After disturbingly high rates, the CDC will be looking into Palo Alto teen suicides that have occurred at five times the national average. While it’s not normally a situation where the Centers for Disease Control and Prevention (CDC) would investigate, the dire circumstances have called for federal action.
- Between 2009 and 2015, 10 teenagers in Palo Alto committed suicide
- That is 5 times the national average
- It’s extremely rare for just 2 teenage suicides to occur within 10 years in just one city
- For the next two weeks,
the CDC will be investigating the problem
Palo Alto, California, is famously known for being home of the wealthy, where the average income per household is over $121,000. That’s twice the median of the rest of the state. And yet, the rates of adolescent suicides have skyrocketed, which has prompted the need for a deeper investigation. The question is posed why these teenagers, who do not struggle with vital life necessities such as shelter and food, opt to taking their own lives.
While it’s true that there are problems that money can’t fix, suicides rates are far too immense for that simple fact to be offered as an explanation. Between 2009 and 2010, six teenagers in Palo Alto committed suicide, and between 2014 and 2015, another four claimed their own lives. These two “suicide clusters”, which means multiple suicides within a short amount of time, were five times the national average.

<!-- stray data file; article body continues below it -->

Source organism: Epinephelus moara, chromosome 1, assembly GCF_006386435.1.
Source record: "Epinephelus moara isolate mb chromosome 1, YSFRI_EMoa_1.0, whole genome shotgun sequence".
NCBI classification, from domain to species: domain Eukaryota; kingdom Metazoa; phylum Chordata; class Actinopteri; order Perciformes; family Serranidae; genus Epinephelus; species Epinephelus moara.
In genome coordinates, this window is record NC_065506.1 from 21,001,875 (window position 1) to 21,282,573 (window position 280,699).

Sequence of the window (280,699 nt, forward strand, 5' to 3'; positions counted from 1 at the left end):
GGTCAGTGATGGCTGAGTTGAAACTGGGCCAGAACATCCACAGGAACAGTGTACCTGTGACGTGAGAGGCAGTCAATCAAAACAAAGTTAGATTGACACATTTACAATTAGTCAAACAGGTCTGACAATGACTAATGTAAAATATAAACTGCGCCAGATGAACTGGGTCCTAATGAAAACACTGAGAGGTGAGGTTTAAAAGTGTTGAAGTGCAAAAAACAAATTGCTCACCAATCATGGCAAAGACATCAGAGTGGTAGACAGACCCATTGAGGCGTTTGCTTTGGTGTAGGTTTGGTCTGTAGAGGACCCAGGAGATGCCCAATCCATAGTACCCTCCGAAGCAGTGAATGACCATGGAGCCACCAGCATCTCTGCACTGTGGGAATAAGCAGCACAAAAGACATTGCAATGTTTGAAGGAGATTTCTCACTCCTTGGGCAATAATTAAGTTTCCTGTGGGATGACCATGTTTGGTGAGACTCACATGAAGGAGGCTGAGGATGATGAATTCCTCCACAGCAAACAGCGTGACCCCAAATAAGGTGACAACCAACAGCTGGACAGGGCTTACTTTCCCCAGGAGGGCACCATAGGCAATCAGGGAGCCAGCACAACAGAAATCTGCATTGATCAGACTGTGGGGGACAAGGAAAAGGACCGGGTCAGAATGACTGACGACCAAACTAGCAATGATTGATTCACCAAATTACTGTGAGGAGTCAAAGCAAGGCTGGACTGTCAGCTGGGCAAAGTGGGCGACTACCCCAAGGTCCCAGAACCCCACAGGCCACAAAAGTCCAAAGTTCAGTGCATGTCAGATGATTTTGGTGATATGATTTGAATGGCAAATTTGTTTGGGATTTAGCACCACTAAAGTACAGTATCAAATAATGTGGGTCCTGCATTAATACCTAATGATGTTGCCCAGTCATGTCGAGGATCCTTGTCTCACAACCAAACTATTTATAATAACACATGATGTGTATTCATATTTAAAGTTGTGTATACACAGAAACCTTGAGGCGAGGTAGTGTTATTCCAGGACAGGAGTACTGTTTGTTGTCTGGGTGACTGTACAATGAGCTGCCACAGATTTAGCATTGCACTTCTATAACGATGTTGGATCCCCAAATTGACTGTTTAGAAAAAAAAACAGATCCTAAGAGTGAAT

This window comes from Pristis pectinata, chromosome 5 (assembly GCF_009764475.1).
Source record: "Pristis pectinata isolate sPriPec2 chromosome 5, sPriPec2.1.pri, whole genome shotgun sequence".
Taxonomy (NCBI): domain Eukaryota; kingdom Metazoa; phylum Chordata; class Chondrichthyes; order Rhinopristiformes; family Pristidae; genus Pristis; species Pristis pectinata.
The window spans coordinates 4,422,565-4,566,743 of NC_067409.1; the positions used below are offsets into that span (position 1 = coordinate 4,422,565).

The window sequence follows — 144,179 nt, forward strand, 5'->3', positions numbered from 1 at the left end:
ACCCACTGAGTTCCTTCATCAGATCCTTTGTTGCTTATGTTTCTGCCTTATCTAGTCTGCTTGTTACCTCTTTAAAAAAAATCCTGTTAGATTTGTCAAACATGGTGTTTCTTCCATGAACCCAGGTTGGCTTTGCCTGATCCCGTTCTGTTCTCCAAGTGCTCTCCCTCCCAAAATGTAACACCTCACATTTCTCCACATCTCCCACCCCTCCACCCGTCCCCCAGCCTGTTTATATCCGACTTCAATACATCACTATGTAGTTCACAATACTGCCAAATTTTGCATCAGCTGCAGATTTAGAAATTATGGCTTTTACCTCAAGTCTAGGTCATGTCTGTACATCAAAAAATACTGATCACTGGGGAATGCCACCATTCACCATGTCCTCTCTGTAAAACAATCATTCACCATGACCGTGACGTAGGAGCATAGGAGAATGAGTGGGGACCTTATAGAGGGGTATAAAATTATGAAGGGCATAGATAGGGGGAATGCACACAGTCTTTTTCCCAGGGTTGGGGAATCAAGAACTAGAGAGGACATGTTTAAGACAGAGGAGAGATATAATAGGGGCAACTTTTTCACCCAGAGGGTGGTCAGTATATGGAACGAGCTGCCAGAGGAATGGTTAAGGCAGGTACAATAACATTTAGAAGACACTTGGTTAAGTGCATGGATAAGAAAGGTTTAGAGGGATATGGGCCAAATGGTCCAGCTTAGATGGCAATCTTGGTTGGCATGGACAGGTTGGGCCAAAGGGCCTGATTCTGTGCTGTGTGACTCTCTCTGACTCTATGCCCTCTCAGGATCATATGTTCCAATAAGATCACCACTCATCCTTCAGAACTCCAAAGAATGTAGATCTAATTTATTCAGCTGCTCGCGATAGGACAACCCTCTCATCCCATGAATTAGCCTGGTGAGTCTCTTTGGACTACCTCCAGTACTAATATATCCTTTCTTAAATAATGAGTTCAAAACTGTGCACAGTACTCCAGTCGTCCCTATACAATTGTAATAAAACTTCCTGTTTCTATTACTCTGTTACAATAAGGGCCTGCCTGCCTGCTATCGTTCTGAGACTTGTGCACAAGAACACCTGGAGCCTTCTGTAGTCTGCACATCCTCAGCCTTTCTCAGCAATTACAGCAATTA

To put it into perspective, having two or more teenage suicides in the same city within 10 years is extremely rare. And yet, Palo Alto has seen to ten adolescents taking their own lives in just six years. According to Jorge Quintana from the Palo Alto Unified School District, this has called for the help of the CDC. They wish to learn and understand what they can do in the future to prevent this sort of tragedy.
For the next two weeks, officials will
be investigating the odd occurrences and why so many teenagers cannot be stopped from taking their own lives. Parents, teachers, friends, and loved ones are burying adolescents with very few explanations why. Such was the case of Cameron Lee, a bright and popular kid from Henry M. Gunn High School. In his suicide note, Lee explained that there was no one to blame, not his school, friends, or family. He got good grades and was loved by many, but he still felt like he had no future in the world. And so, he took his own life.
In 2015, 42 students from Lee’s high school were either hospitalized or treated for suicide attempt.
Why, however, is unknown. That leaves grieving parents behind with no true answer.
Some question what they could’ve done differently or how they could’ve prevented it. Yale psychologist, Sunyia Luthar, underlined that social, emotional, and behavioral issues are as present in the rich as they are in the poor.
On average, wealthy teenagers experience twice the national rates of anxiety and depression. The cause could be on pressure for “high-octane achievement”. Children of affluent parents might be facing expectations of excelling in both academics and social lives. This, in turns, skews their perception of “failure”. As such was possible in the case of Lee, who believed he had no true place in the world at just 16 years old, and decided it was not something he could find in time.
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